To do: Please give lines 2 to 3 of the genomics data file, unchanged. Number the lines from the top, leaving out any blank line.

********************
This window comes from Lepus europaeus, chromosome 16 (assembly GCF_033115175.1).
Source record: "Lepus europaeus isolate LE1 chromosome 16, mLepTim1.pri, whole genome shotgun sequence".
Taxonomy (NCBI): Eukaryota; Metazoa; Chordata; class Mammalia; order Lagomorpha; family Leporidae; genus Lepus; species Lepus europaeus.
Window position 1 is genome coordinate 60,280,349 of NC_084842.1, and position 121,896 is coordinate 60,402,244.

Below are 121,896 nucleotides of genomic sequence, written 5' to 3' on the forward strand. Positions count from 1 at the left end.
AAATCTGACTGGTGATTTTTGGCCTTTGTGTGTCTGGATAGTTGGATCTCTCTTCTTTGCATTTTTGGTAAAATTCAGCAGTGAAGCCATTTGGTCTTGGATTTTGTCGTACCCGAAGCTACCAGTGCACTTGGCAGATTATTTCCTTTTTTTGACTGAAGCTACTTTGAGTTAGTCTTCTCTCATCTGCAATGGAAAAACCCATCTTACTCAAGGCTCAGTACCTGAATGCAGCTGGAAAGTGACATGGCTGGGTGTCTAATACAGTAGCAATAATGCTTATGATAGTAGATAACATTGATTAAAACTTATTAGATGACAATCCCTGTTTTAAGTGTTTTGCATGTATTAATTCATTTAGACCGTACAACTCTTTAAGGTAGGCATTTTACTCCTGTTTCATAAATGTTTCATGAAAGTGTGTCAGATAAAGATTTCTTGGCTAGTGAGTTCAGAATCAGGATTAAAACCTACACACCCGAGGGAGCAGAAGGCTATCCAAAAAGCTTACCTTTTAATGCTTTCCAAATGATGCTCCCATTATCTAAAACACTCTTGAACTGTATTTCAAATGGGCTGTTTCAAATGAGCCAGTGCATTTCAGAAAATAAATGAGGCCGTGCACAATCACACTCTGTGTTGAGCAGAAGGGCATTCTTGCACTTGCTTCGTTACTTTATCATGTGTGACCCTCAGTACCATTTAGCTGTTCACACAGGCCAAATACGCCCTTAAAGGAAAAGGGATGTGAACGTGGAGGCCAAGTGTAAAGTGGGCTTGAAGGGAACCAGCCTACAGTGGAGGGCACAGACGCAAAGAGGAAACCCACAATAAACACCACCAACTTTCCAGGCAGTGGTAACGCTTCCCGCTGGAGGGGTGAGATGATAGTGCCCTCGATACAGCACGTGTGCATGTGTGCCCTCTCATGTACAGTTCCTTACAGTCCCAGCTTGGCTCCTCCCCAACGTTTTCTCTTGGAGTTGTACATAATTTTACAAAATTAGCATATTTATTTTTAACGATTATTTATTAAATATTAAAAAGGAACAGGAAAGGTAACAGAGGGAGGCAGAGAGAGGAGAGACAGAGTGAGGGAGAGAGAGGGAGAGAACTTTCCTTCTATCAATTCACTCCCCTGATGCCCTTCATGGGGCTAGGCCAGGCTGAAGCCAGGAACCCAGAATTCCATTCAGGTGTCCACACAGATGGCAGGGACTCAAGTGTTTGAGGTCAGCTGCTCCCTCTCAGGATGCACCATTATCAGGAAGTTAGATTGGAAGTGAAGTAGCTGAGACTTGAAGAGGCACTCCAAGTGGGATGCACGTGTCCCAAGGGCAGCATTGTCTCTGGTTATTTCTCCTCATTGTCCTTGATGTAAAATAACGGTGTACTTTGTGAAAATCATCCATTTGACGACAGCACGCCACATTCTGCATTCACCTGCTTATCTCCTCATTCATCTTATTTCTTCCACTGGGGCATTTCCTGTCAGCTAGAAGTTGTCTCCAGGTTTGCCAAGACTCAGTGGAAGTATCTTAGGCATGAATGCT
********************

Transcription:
Source record: "Lepus europaeus isolate LE1 chromosome 16, mLepTim1.pri, whole genome shotgun sequence".
Taxonomy (NCBI): Eukaryota; Metazoa; Chordata; class Mammalia; order Lagomorpha; family Leporidae; genus Lepus; species Lepus europaeus.